People complained about the party for weeks. Even, Carol, the bitchy old lady who acted as Sandy's spy hated the implied obligation. Nobody wanted to be there. Nobody could get out of it. Everyone resented it. If given our choice, we'd have all been happier taking the five or ten bucks a head the party represented as a half-assed Christmas bonus. It would have beat the staff shirts and office supplies they gave us. Instead, we were all stuck with having to smile and pretend like this was all cool, like this was just what we needed.

Right at noon, like some twisted version of "A Christmas Carol," we were all herded into the conference room, wished a Merry Christmas by the boss. This was all for us, we were told. This was our thanks for a good year and a job well done. Thank you, she said. Nobody believed it. It was such an abysmal gesture of good will. I watched people roll their eyes as she winged her way through her holiday notes. It all sounded like another one of her sales meetings and a not particularly inspired one. We were encouraged to eat, drink and be merry --but not too merry, because we all had to drive home.

Sandy, by the way, could only stay for a few minutes. She had to split. There was a flight to catch or another, more pressing party to attend. Each of us had our own opinions as to where she needed to be and what it was the owner was going to have her do when she got there. I sort of imagined her wearing reindeer antlers and a harness.

We waited about as long as it took for her to leave, then the place cleared out like someone had thrown a hand grenade into the room. Everyone grabbed their coats and went home --except me. I went to the car and grabbed my Tupperware. While everyone else was getting the hell out of dodge, I collected a couple of pounds of ham and turkey. I filled a container with shrimp, another with meatballs and tied up the bagged bread. I took cookies and brownies and loaded up on the beer, which was cheap domestic swill, but better than nothing.

I didn't take everything. Even I had misjudged how much would be left over, but I took a lot. I packed it in the trunk of my car and like a reverse Santa eventually sped off for my empty house. I drank, ate shrimp and probably watched whatever porn my room-mates left in the VCR. It wasn't much of a Christmas party, but the leftovers were pretty good.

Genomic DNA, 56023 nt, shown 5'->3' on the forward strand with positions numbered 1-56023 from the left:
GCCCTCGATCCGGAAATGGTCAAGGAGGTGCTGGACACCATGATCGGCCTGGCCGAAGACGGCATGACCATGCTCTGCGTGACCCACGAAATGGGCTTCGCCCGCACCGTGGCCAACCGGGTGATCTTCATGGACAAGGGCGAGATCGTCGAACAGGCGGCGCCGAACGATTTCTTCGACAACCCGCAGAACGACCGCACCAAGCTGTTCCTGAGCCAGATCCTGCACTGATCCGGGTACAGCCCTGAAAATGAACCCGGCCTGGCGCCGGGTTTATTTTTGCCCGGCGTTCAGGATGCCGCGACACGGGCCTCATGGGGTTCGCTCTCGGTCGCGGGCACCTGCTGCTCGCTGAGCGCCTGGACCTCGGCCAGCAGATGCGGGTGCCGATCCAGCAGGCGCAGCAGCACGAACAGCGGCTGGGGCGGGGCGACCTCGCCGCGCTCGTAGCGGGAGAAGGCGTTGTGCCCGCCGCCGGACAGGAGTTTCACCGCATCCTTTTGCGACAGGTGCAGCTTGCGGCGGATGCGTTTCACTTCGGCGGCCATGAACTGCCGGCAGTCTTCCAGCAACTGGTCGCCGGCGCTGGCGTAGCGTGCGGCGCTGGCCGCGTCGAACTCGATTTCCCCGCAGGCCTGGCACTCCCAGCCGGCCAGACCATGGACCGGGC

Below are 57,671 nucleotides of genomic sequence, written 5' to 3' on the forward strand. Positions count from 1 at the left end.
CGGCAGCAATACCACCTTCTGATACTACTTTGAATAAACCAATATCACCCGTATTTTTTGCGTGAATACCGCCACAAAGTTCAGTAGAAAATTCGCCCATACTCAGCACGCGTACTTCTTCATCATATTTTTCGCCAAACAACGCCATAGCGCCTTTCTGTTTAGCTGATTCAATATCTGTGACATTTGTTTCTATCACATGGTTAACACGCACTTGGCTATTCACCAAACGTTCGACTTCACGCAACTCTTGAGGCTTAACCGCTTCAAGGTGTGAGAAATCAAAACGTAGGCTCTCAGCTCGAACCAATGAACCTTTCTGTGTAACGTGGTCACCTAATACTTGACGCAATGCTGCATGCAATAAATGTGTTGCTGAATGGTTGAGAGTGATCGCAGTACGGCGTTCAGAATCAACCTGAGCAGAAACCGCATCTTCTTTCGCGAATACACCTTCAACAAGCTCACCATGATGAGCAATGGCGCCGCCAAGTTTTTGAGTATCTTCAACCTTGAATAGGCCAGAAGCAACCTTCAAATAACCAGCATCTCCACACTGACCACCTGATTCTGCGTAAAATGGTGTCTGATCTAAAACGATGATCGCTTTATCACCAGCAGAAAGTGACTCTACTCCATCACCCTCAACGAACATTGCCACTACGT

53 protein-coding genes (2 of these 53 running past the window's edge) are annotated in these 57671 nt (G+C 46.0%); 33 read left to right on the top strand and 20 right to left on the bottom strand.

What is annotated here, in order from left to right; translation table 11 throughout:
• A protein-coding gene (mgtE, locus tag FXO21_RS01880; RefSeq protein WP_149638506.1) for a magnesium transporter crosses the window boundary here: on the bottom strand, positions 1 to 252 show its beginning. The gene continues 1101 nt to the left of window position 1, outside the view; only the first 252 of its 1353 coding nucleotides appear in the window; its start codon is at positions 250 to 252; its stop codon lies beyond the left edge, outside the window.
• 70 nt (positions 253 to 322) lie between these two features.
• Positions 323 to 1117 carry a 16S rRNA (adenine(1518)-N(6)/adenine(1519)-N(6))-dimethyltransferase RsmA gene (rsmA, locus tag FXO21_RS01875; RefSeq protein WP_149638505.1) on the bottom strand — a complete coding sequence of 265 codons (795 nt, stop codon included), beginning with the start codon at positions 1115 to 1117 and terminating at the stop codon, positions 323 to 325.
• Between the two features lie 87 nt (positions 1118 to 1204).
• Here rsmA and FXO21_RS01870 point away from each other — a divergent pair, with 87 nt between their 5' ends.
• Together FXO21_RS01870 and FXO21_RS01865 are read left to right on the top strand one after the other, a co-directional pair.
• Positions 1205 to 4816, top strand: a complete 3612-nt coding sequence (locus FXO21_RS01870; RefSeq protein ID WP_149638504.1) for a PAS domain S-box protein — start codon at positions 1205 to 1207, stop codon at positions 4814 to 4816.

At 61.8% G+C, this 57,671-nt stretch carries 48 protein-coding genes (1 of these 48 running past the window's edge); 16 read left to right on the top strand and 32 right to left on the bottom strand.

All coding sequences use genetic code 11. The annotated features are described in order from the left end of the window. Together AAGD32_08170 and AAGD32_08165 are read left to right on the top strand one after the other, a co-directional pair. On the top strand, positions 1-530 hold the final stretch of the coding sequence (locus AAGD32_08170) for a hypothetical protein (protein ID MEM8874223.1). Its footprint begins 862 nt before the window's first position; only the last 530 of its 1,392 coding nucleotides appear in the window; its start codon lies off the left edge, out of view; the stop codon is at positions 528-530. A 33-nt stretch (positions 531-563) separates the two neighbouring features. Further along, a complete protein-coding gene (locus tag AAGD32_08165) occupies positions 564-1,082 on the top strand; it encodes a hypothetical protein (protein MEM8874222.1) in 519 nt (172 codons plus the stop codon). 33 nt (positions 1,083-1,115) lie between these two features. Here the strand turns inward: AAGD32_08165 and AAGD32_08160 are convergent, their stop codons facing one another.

Friday, December 19, 2008


One of the books I read every year is George Orwell's 1984. It's an important book because it takes a large idea and crushes it down to a human level. The book's concept of history as being flexible is remarkable because Orwell isn't showing us a new idea. He's basically just holding up a mirror. Our possible pasts have always existed. We choose to remember what we want. On a national level, we remember George Washington as a patriot, as the father of our country and not a guerrilla, a terrorist and a rebel who fought against his country. We remember how the pioneers settled the west and fought hostile Indians. We kind of forget the lands were inhabited, the pioneers were heavily armed, occasionally religious fanatics and/or criminals. Because the indigenous people had a different standard for property, we played games with semantics to say even they thought they didn't own it.

On a personal level, we gloss over our own histories. Our pasts are tweaked in one direction or another. We usually had either a great childhood or a troubled one. The truth is many of us had both. We remember relationships (old girlfriends, boyfriends, etc) as either tending toward the negative or the positive. It changes as we repeat the story to suit the situation or our current psychological makeup.

A couple of years ago, I knew a woman who used to talk about a very wealthy, old man she worked with. At some point, he gave her a pair of tickets to a country music concert. What is interesting is how the relationship evolved through the retelling of the story. In the beginning, he was a fatherly type, she was fond of. He was old, nice, but a bit thick-headed. As the story evolved, he became a lascivious kind of flirt not above using his wealth to bed a young woman --not that she ever succumbed to his checkbook charms.

Everybody does this. Maybe they don't turn sad old pudding heads into pimps, but we all change the characters we create from the people we meet to make the story fit our own personal narratives. Truth is hard. We lie to ourselves first.

The difference in 1984 is the state takes control of every one's story. Everyone becomes a minor character in their own life. That's the danger of letting someone have control of your narrative, the danger of censorship. You become who they want you to be.

The book has a bleak ending. Inevitably, the main characters follow a prescribed path of rebellion from society. It is the one laid out for them by their society with a specific end: sooner or later, they'll be caught, forced to confess and recant. They will be reeducated, then eventually executed. Orwell shows us this. What I've found interesting is they might have escaped. They might have regained control of their lives. The mistake was doing what was expected of them.